2014 BMW i3: Clamshell Doors/Entry and Egress
March 4, 2015
Not everyone likes the styling on our 2014 BMW i3. Admittedly, it has a complicated profile and a snub-nosed face that only a mother could love, but I like that it's different. It stands out from the crowd. Sure there are disjointed folds, interrupted character lines and mismatched colors everywhere, but I'm still a fan.
Aside from the endless aesthetic debate we could have about this car though, one of the design elements adds a bit to functionality: the clamshell doors
Once the front door is open, the back door opens from a rear hinge. I haven't had a chance to bust out the protractor yet, but I'd say the doors open somewhere between 90 and 100 degrees. Combined with the light, thin and easy-tilt front seat, this setup allows for quick and easy entry to the back seat, whether you're throwing your gym bag back there or having friends climb in. It's definitely preferable to a two-door car with massively-long doors where you have to slide the front seat all the way forward to get in.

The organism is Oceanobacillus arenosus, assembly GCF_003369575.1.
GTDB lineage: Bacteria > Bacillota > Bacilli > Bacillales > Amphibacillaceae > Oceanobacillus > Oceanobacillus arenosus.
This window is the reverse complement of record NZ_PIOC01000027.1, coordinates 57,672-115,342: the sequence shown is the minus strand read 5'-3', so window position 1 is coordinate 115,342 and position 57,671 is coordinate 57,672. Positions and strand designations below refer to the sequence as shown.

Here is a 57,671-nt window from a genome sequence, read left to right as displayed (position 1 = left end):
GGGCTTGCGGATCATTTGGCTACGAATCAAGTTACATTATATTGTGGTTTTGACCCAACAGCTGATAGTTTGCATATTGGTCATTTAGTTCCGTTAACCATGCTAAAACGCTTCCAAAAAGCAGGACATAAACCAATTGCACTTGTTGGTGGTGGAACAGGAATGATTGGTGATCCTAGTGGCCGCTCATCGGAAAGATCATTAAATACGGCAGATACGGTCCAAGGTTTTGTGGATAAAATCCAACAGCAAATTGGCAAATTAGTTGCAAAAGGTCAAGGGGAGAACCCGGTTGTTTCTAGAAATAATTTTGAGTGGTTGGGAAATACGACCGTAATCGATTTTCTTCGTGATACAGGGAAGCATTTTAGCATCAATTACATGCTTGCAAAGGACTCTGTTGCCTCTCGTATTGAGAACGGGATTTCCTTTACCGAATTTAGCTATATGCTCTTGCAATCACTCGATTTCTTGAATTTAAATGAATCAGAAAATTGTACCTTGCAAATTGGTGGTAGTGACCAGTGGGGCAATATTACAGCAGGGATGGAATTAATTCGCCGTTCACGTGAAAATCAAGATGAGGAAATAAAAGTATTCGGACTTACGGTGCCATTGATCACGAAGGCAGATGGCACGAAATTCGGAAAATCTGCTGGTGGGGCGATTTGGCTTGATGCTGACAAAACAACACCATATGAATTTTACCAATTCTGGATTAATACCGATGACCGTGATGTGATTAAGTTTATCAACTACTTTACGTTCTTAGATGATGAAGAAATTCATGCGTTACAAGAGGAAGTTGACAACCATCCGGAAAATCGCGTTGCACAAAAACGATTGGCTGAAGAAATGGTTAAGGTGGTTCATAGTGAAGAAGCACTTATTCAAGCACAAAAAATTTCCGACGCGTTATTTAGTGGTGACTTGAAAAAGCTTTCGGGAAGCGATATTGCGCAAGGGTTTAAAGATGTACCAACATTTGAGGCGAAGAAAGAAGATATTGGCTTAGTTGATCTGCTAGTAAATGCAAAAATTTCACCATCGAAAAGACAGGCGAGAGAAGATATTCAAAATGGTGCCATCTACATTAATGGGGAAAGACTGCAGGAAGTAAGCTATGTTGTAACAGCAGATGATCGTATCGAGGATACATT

There's also a decent amount of legroom in the back for such a small car. I'm 5-foot-9 and had no trouble sitting in the back seat with the front seat adjusted for someone of my size.
Unfortunately, step-in height on the i3 is relatively high (18.6 inches in front/19.6 in back) and the door opening height is pretty low comparatively (56.5/56.3 inches) so you have to hunch over to get in, whether you're going in the front seat or back seat. What's more, the upper latch for the clamshell will smack you right in the forehead if you've got the front seat folded forward and you aren't paying attention as you climb in to the back seat. Trust me on that one.
You can't open the rear doors without opening the front doors first, which is a potential annoyance for passengers, but I don't think it's a huge issue. Otherwise, the clamshell doors are seriously helpful, easy to use and, once you're inside, the cabin feels roomy enough for four.
Travis Langness, Associate Editor